Magic Roundabout

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As the movie version looms we take a look at the charming original. As long as we don't mention the Blue Cat!

Magic Roundabout

In Paris in the early sixties a phenomenon was created that was to enter the hearts and minds of several generations of children in the UK.

Serge Danot devised the Magic Roundabout with the help of Ivor Wood who at the time worked for the same advertising company. The company had used stop frame animation for some adverts and this led to Danot having an idea for a children's show for French television set in a magic garden.

The series initially had to be made as cheaply as possible so the characters were created from whatever was to hand. Zebedee started life as an oversized prop pea.

The French television channel ORTF who showed the series quickly realised the marketing potential of the show as it could be easily dubbed into any language.

At first the BBC turned down the chance to purchase the series, but as children's television flourished from 1964 onwards with such flagship shows as Blue Peter, Play School and Jackanory, the decision was reversed and the show's potential was seen. Eric Thompson was recruited to rework the stories. He was originally meant to translate the French scripts but in the end he made up new stories by simply watching the visuals. He brought a calmness to the UK version, whereas the original was quite manic and loud. Thus Eric Thompson has become the voice of so many people's childhoods. Even now when an episode is shown I get this warm, safe feeling of being a child again, all thanks to that amazing voice.

In the original version the character we know as Dougal is called Pollux and part of the joke is that he speaks French with an English accent, in the UK version Dougal is loosely based on the comedy actor Tony Hancock. Brian the snail's enthusiasm mirrored Thompson's own and Florence was the link between the children watching at home and the magic world of the garden. Magic Roundabout debuted on the BBC on 18th October 1965 just before the news. The timing was at the insistence of the French who had cultivated the show as family viewing. The time slot allowed adults to watch with (or without) their children, as a shared experience. The show was stripped throughout the week with an on going story meaning that each episode ended with a cliff hanger aimed at hooking the viewer back the next day.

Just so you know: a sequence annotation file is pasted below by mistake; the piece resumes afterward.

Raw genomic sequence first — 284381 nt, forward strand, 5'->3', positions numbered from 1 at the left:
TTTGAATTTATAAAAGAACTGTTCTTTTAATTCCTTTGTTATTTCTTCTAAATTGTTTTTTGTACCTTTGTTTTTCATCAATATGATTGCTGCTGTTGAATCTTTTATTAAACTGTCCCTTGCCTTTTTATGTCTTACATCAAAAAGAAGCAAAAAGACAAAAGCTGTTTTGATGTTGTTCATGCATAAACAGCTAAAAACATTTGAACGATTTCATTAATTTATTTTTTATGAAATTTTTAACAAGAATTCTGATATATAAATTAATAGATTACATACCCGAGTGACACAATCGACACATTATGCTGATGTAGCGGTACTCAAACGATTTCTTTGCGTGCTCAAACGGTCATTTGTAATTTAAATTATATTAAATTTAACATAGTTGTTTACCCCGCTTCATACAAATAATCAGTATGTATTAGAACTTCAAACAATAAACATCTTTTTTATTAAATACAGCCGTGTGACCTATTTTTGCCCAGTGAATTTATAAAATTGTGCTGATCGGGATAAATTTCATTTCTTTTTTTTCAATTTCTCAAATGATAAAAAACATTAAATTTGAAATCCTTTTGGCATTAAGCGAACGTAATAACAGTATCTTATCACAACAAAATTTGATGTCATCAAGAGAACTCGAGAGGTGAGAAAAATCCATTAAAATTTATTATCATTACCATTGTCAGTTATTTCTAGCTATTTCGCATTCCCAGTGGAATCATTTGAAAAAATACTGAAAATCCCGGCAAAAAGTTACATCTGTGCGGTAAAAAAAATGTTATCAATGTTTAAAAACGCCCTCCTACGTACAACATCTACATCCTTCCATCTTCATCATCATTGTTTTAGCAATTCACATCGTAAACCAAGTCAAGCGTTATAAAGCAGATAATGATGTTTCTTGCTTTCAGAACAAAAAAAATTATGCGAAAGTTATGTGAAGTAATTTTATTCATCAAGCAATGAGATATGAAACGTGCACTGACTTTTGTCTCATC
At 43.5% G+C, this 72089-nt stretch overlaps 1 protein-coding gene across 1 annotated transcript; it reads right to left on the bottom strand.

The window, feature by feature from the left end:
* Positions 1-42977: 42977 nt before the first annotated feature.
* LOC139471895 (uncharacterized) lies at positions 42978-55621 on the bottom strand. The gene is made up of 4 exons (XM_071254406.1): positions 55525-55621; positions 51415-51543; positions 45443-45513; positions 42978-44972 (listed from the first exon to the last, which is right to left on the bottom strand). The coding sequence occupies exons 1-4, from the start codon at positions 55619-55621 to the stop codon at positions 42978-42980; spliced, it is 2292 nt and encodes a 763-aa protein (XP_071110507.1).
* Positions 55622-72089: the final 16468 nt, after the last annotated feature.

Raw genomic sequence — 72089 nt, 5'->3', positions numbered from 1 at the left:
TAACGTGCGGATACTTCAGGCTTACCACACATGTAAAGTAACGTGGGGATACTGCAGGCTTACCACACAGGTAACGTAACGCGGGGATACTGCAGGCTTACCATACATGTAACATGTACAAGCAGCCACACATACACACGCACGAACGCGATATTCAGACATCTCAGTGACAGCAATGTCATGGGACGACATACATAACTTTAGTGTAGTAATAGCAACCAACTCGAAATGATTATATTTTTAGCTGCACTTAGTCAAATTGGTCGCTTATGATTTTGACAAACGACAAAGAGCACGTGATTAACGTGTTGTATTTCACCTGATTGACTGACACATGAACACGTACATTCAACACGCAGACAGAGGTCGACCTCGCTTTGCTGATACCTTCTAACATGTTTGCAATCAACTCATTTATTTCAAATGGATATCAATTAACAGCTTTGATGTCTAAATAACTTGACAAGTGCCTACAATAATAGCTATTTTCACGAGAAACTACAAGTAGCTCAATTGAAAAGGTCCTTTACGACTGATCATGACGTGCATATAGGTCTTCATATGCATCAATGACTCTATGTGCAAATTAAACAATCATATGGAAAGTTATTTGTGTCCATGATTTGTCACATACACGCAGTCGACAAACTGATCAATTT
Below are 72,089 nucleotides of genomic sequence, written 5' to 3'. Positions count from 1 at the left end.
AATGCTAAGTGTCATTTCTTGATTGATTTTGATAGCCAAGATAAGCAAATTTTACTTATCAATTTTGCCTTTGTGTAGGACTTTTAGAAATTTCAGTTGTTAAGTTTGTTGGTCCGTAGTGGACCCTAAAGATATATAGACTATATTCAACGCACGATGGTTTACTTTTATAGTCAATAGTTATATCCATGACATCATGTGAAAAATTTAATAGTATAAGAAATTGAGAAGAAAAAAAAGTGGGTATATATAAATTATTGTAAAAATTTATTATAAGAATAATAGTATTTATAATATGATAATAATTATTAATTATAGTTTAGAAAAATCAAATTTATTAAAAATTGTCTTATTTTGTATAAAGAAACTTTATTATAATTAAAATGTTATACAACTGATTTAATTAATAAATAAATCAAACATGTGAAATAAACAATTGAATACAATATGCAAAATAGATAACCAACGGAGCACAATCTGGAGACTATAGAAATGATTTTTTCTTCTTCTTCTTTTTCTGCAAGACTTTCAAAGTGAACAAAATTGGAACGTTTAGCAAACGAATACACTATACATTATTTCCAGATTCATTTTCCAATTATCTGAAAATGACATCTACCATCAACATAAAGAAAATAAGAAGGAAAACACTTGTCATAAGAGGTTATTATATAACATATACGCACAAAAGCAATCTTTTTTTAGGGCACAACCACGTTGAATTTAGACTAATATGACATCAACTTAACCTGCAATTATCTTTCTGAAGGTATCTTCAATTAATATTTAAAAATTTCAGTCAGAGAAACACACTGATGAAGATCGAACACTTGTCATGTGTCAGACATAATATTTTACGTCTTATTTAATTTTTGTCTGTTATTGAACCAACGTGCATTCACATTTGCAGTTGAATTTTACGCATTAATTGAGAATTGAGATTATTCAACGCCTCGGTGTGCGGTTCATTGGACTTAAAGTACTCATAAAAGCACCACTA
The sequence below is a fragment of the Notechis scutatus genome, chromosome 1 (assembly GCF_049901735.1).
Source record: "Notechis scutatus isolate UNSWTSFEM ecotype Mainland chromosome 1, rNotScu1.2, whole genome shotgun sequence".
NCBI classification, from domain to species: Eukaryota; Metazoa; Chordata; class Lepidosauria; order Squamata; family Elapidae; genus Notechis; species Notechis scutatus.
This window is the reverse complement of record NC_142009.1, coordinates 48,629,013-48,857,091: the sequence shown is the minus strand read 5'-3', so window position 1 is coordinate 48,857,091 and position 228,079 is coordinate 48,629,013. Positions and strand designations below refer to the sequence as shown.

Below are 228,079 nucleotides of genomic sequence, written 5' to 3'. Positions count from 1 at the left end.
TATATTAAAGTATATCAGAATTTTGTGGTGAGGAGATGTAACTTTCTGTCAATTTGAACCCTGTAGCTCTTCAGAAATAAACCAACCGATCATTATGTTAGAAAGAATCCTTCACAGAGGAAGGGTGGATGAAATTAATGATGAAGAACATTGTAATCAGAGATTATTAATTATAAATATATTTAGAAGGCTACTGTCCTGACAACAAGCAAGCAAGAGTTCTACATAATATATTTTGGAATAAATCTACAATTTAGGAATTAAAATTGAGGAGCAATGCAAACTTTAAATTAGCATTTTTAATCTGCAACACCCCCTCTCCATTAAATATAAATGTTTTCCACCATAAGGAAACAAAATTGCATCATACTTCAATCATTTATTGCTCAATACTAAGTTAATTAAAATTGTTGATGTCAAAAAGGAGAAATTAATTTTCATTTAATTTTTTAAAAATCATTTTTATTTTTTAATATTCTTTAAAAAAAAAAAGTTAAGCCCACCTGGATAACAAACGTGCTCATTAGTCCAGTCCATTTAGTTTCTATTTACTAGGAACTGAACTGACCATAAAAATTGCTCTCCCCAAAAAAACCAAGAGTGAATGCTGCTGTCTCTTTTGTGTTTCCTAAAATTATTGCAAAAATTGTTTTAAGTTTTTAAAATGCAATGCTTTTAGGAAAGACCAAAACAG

The show was a huge hit with viewers of all ages. In fact when the programme was moved to an earlier timeslot, the Junior Points Of View programme was inundated with complaints from adults who didn't get home from work early enough to watch it. Within a month it was returned to it's pre-News time slot.

The show had very modern values, solutions were found for problems, all those different people and creatures all living together in the Magic Garden, not having to apologise for being who they were. It was certainly very forward thinking for the time.

Magic Roundabout mania struck big time, with endless "makes" on Blue Peter, high demand for merchandising (a concept still very much in its infancy in the mid-sixties) and even the arts show Late Night Line Up interviewed Serge Danot about the whole phenomenon.

As the 60s came to an end UK viewers were finally able to see the colours in the garden, something the French had been enjoying since the second series. It was as it burst into glorious technicolor in England that the new characters of Ermintrude the cow and Dylan the rabbit were introduced. Dylan was named after Bob Dylan and is the probable source for one of the most enduring myths about the show - that everything was about drugs.

Danot had copyrighted the series in his name and when he moved his studios from Paris to the French countryside he and Ivor Wood parted ways. Ivor went on to have a hand in creating many cherished children's television series including The Herbs, Paddington, The Wombles and Postman Pat, all inspired by the UK version of Magic Roundabout and it's gentle entertainment values.

Production of Magic Roundabout ceased in France in the late 60s, though the show continued in the UK throughout the 70s. Danot tried to get another series off the ground but it failed to take off and in 1972 he returned to the Magic Garden for the feature film Dougal And The Blue Cat. This was very different to the TV show as evil comes to the garden in the form of Buxton the cat and the Blue Queen (voiced by Fenella Fielding).

The last UK scripts for the series were produced in 1976 and sadly the world of children's television lost Eric Thompson in 1982. Yet through continuous repeats and videos, the show (and Thompson's narration) still enthrals legions of children today.

Channel 4 resurrected the show by buying 52 episodes previously unseen in the UK and employing Nigel Planer to devise and tell the stories. They were still enchanting but never quite matched up to Eric Thompson's work.

With an all new computer animated film in the pipeline it's just a matter of time before The Magic Roundabout enraptures a new generation, who will hopefully appreciate the inevitable round of repeats of the original series with as much relish as us "older children" will.

Anne-Marie Trace

Page Last Updated Sunday, February 13, 2005 at 12:27:41